When They Gotta Fly, You Have to Let Them

Tom Amsel. pg 2jpgA Boomer’s Journal

By Tom Anselm  

She was barely 2 years old when she put on her sisters purple and pink two-piece swim suit, reached into the drawer for the pool passes and walked the sidewalk of New Halls Ferry Road down to the Barrington Downs pool. By herself. At rush hour. Jill came home from work about 5 and found the rest of the family glued to the TV, watching the devastation wrought by the 100 Years Flood of 1993.

“Hi. Where’s Joanie?” she asked.  “She was right here… a second ago,” we all answered. Which set off a panic that lasted for barely 10 minutes but seemed like a lifetime as we scoured the house and then scattered into the streets in search.  Joey finally saw some kids coming from the pool, and they said “yeah, we saw a little kid in a swim suit…why?”

And there she was. At the lifeguard table. Smiling. No big deal.

We laughed, we cried.

I share this  tale of fatherly neglect because this same little wanderer graduates tomorrow with her degree in Early Childhood Education, and soon after will be heading west to work in the YMCA of the Rockies summer program.  This time, with her own swim suit, we presume.

It marks the end of an era for Jill and I.  The baby, the last one, the caboose.  Finally and effectively leaving the nest.  We are so proud of her, as we are of all our children.  They are bold, confident, strong.  They have been travelers all, from back-packing through Europe, to jetting over oceans right and left, north to the Windy City and west to the beckoning coastline of Southern California.  And now, off to the mountains.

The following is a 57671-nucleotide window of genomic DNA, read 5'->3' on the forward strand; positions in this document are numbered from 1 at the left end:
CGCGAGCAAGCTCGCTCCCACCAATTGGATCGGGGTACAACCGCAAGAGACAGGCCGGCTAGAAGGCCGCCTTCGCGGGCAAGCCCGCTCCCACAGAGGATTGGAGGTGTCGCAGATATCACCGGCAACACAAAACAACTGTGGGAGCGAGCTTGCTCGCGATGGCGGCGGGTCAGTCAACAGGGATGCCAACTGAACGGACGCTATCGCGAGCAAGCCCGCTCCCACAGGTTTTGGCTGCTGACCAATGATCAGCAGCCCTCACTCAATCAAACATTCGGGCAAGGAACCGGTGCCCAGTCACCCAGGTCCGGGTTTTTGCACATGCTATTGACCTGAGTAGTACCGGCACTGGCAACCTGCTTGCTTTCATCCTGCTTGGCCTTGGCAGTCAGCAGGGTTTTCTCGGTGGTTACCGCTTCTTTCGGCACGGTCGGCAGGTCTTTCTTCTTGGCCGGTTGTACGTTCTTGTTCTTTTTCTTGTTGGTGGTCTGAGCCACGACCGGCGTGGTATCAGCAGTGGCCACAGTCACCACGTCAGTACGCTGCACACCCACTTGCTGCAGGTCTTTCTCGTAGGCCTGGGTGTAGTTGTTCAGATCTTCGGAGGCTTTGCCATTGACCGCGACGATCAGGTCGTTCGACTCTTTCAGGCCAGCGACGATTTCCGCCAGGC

The world sure is a smaller place than when I was young. It just never really occurred to me to live somewhere else. Heck, I’ve live in North County since age 5, and the lovely Jill her whole life. So there’s that.

Still, I can understand the kids’ wanderlust. They have come to know the world in ways we had never experienced, through movies, television, and the vast array of social media.  And it has turned out to be a good thing for us, in a way. We got to see a lot of places we may have never gone to, like Santa Monica, and Venice Beach and the wonders of Chicago.  We still laugh at the time when we first went to see our oldest there.  We came around the turn onto Lakefront Drive, just as the fog was lifting. We were awestruck by the abject beauty of hundreds of white sails shimmering in the sun against the blue water and sky.  We felt like Ma and Pa Kettle. And good old Joanie cracked us up by calling that great body of water “Lake Michigan Impossible.”

Of course, seeing your children leave for good has it’s downside.

The world may be much smaller, but it is also a whole lot scarier.  First, we have them all snuggled in this nice little  nest. Then, we must open our hands, and let them fly away. And now the final birdie is taking wing.  I mean, how do we know something bad isn’t going to happen?

Well, we don’t.  But we have faith, and so we smile bravely.

As true empty nesters now, we will have a house that goes well beyond our needs.  It is as great place, the one spot where all our kids have grown up. A living, breathing monument to our life as parents.  Why, we even just got a new fence to replace the pickets we put up 21 years ago to prevent further escapes of the young Joanster. It currently keeps the grandkids in check.  For now. But, the question beckons, is there something else down the road for us in a few years?

And so we reflect.  Our kids all are adults, have been for sometime. We still need them and they us. But in a different way, now. Call it an Evolution of Love, if you will.

Therefore, on this bittersweet occasion, we say “Faretheewell, last little one. Be safe. Embrace the adventure.” Just don’t forget to call when you get there.



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